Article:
Directly to the right near the large impact crater is a smaller, very heavily eroded crater, the interior of which has been filled with sediments. Despite this, several traces of the crater rim can still be observed. Further to the north (right in images 2, 3 and 4) is a similarly large impact crater approximately 30 kilometres in diameter, which has been completely filled with sediments and harbours a black dune. Its crater rim has almost completely disappeared and its circular outline can only be seen in the color coded digital terrain map (image 3).
A river as wide as the Mississippi
To the right, below this crater, is a valley with a shape very similar to dendritic river courses on the Earth. Such valleys that wind through the landscape are called ‘meanders’ after a river in Asia Minor. Its dendritic, snaking course is reminiscent of rivers on Earth. The section of the valley that can be seen in these images varies between one and a half and four kilometres in width, and so is comparable with the Mississippi. The river runs 500 kilometres northwards and flows out into Acidalia Planitia, a plain that forms part of the northern lowlands of Mars.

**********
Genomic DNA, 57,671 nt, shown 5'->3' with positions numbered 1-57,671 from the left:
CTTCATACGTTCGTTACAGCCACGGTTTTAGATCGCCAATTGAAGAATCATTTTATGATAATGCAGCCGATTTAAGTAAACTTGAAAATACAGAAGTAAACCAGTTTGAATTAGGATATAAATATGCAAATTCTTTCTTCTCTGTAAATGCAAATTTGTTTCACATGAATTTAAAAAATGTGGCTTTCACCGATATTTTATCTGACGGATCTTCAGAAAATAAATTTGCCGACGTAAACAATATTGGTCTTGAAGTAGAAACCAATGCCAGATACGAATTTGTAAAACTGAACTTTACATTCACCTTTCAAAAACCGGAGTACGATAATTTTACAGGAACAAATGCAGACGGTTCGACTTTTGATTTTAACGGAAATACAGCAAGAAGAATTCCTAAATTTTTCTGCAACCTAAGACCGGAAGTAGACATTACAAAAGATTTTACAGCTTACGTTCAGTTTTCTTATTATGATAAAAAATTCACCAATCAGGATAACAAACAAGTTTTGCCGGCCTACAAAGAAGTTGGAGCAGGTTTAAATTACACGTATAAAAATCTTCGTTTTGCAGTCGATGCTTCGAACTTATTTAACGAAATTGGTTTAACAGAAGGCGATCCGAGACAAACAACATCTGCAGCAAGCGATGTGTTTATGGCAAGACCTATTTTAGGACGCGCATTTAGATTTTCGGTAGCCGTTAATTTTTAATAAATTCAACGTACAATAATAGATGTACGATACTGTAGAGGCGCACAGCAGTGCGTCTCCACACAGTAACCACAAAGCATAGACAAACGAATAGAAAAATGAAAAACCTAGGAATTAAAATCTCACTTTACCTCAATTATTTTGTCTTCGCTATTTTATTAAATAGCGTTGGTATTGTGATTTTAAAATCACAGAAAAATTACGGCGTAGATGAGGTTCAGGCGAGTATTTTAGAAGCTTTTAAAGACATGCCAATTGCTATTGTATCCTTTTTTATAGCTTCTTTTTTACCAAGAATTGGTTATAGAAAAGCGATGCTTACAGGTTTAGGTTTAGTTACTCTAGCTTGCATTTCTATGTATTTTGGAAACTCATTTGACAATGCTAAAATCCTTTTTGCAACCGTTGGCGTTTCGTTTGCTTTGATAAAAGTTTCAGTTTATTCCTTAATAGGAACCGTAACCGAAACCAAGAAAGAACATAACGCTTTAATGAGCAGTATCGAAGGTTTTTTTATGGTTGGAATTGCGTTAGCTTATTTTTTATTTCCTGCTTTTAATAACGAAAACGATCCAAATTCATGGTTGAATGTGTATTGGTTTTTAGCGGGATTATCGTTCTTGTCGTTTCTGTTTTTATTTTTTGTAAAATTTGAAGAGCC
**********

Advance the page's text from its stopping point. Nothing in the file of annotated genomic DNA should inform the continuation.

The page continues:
This region of the 'old' Mars highlands shows numerous traces of the eventful history of Mars. In it, many different developments and changes to the surface of Mars that took place in the early history of the planet can be very clearly traced. Rivers crossed the landscape and must have transported enormous volumes of water northwards periodically. Impact craters have been filled with sediments, and their crater rims and ejecta blankets have been worn away by the power of the water and the persistent wind through the ages.
Image processing and the HRSC experiment on Mars Express
The image was acquired by the HRSC on October 25, 2014 during Mars Express orbit 13,728 at 25 degrees north and 349 degrees east. The ground resolution is about 20 metres per pixel. The color image (image 2) was created using data from the nadir channel, the field of view of which is aligned perpendicular to the surface of Mars, and the color channels of the HRSC. The oblique perspective view (image 1) was generated using data from the HRSC stereo channels. The anaglyph (image 4), which provides a three-dimensional view of the landscape when viewed using red-green or red-blue glasses, was derived from data acquired by the nadir channel and one stereo channel. The color-coded topographic view (image 3) is based on a digital terrain model of the region, from which the topography of the landscape can be derived.
To download released raw images and dtms of the region in GIS-ready formats, follow this link to the mapserver.
Images: ESA/DLR/FU Berlin, CC BY-SA 3.0 IGO
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The High Resolution Stereo Camera was developed at the German Aerospace Center (Deutsches Zentrum für Luft- und Raumfahrt; DLR) and built in collaboration with partners in industry (EADS Astrium, Lewicki Microelectronic GmbH and Jena-Optronik GmbH). The science team, which is headed by principal investigator (PI) Ralf Jaumann, consists of 52 co-investigators from 34 institutions and 11 countries.